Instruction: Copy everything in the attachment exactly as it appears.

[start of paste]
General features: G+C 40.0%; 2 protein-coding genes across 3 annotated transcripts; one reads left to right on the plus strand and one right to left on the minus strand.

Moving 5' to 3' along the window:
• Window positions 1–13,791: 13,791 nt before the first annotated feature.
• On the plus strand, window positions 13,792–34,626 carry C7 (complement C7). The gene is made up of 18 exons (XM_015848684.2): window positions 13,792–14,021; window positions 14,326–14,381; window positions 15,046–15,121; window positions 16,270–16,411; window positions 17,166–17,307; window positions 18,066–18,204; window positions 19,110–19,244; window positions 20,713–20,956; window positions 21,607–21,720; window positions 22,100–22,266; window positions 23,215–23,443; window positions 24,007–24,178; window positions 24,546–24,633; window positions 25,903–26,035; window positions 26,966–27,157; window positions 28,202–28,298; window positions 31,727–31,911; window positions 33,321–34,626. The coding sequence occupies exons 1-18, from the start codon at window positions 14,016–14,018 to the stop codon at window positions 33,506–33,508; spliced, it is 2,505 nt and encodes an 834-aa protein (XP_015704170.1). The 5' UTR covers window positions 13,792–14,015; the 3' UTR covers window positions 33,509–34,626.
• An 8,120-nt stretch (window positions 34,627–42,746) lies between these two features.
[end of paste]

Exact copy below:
General features: G+C 40.0%; 2 protein-coding genes across 3 annotated transcripts; one reads left to right on the plus strand and one right to left on the minus strand.

Moving 5' to 3' along the window:
• Window positions 1–13,791: 13,791 nt before the first annotated feature.
• On the plus strand, window positions 13,792–34,626 carry C7 (complement C7). The gene is made up of 18 exons (XM_015848684.2): window positions 13,792–14,021; window positions 14,326–14,381; window positions 15,046–15,121; window positions 16,270–16,411; window positions 17,166–17,307; window positions 18,066–18,204; window positions 19,110–19,244; window positions 20,713–20,956; window positions 21,607–21,720; window positions 22,100–22,266; window positions 23,215–23,443; window positions 24,007–24,178; window positions 24,546–24,633; window positions 25,903–26,035; window positions 26,966–27,157; window positions 28,202–28,298; window positions 31,727–31,911; window positions 33,321–34,626. The coding sequence occupies exons 1-18, from the start codon at window positions 14,016–14,018 to the stop codon at window positions 33,506–33,508; spliced, it is 2,505 nt and encodes an 834-aa protein (XP_015704170.1). The 5' UTR covers window positions 13,792–14,015; the 3' UTR covers window positions 33,509–34,626.
• An 8,120-nt stretch (window positions 34,627–42,746) lies between these two features.